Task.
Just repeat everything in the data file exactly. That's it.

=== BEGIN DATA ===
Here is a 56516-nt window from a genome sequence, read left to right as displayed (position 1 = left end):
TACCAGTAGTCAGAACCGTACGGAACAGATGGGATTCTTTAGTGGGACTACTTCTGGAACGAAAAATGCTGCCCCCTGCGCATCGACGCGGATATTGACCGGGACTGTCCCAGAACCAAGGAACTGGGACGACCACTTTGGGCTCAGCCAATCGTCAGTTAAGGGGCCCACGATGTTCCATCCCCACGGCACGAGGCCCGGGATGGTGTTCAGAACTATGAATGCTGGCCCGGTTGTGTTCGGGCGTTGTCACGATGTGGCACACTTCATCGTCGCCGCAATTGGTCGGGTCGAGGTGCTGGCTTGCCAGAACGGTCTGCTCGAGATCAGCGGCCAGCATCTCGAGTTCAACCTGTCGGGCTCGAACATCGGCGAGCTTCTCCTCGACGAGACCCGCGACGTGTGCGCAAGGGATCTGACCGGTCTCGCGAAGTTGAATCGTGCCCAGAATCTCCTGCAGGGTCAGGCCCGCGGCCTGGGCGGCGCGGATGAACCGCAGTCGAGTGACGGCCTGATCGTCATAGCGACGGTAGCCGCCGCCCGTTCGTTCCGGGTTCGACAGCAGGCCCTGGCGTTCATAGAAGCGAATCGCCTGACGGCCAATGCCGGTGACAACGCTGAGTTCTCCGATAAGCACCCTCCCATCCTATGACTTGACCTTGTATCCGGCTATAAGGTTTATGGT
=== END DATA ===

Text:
Here is a 56516-nt window from a genome sequence, read left to right as displayed (position 1 = left end):
TACCAGTAGTCAGAACCGTACGGAACAGATGGGATTCTTTAGTGGGACTACTTCTGGAACGAAAAATGCTGCCCCCTGCGCATCGACGCGGATATTGACCGGGACTGTCCCAGAACCAAGGAACTGGGACGACCACTTTGGGCTCAGCCAATCGTCAGTTAAGGGGCCCACGATGTTCCATCCCCACGGCACGAGGCCCGGGATGGTGTTCAGAACTATGAATGCTGGCCCGGTTGTGTTCGGGCGTTGTCACGATGTGGCACACTTCATCGTCGCCGCAATTGGTCGGGTCGAGGTGCTGGCTTGCCAGAACGGTCTGCTCGAGATCAGCGGCCAGCATCTCGAGTTCAACCTGTCGGGCTCGAACATCGGCGAGCTTCTCCTCGACGAGACCCGCGACGTGTGCGCAAGGGATCTGACCGGTCTCGCGAAGTTGAATCGTGCCCAGAATCTCCTGCAGGGTCAGGCCCGCGGCCTGGGCGGCGCGGATGAACCGCAGTCGAGTGACGGCCTGATCGTCATAGCGACGGTAGCCGCCGCCCGTTCGTTCCGGGTTCGACAGCAGGCCCTGGCGTTCATAGAAGCGAATCGCCTGACGGCCAATGCCGGTGACAACGCTGAGTTCTCCGATAAGCACCCTCCCATCCTATGACTTGACCTTGTATCCGGCTATAAGGTTTATGGT